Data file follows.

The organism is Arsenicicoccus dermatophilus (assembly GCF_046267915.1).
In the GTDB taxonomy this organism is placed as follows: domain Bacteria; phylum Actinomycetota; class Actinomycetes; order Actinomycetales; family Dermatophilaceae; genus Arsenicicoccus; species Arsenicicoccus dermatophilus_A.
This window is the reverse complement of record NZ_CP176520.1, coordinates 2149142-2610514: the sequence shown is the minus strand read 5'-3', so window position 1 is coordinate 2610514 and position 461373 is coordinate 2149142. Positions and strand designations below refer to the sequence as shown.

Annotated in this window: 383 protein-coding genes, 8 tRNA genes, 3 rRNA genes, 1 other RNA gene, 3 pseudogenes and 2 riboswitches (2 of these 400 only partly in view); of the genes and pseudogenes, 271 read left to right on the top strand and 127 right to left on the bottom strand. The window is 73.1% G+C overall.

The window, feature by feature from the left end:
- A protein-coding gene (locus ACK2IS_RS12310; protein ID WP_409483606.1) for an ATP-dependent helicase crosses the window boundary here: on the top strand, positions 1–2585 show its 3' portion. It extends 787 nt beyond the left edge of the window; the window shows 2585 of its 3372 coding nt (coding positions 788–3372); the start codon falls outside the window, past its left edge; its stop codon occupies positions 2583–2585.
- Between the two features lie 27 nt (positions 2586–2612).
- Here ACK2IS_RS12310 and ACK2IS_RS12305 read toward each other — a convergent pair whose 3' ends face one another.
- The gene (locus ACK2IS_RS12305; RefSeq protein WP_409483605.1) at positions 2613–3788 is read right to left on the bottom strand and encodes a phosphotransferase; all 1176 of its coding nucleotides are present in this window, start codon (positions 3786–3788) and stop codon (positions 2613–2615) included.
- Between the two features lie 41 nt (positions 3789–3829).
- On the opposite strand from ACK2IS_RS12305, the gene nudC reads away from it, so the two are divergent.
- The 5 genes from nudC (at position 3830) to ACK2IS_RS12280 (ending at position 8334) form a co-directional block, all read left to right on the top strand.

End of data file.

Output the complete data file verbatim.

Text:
The organism is Arsenicicoccus dermatophilus (assembly GCF_046267915.1).
In the GTDB taxonomy this organism is placed as follows: domain Bacteria; phylum Actinomycetota; class Actinomycetes; order Actinomycetales; family Dermatophilaceae; genus Arsenicicoccus; species Arsenicicoccus dermatophilus_A.
This window is the reverse complement of record NZ_CP176520.1, coordinates 2149142-2610514: the sequence shown is the minus strand read 5'-3', so window position 1 is coordinate 2610514 and position 461373 is coordinate 2149142. Positions and strand designations below refer to the sequence as shown.

Annotated in this window: 383 protein-coding genes, 8 tRNA genes, 3 rRNA genes, 1 other RNA gene, 3 pseudogenes and 2 riboswitches (2 of these 400 only partly in view); of the genes and pseudogenes, 271 read left to right on the top strand and 127 right to left on the bottom strand. The window is 73.1% G+C overall.

The window, feature by feature from the left end:
- A protein-coding gene (locus ACK2IS_RS12310; protein ID WP_409483606.1) for an ATP-dependent helicase crosses the window boundary here: on the top strand, positions 1–2585 show its 3' portion. It extends 787 nt beyond the left edge of the window; the window shows 2585 of its 3372 coding nt (coding positions 788–3372); the start codon falls outside the window, past its left edge; its stop codon occupies positions 2583–2585.
- Between the two features lie 27 nt (positions 2586–2612).
- Here ACK2IS_RS12310 and ACK2IS_RS12305 read toward each other — a convergent pair whose 3' ends face one another.
- The gene (locus ACK2IS_RS12305; RefSeq protein WP_409483605.1) at positions 2613–3788 is read right to left on the bottom strand and encodes a phosphotransferase; all 1176 of its coding nucleotides are present in this window, start codon (positions 3786–3788) and stop codon (positions 2613–2615) included.
- Between the two features lie 41 nt (positions 3789–3829).
- On the opposite strand from ACK2IS_RS12305, the gene nudC reads away from it, so the two are divergent.
- The 5 genes from nudC (at position 3830) to ACK2IS_RS12280 (ending at position 8334) form a co-directional block, all read left to right on the top strand.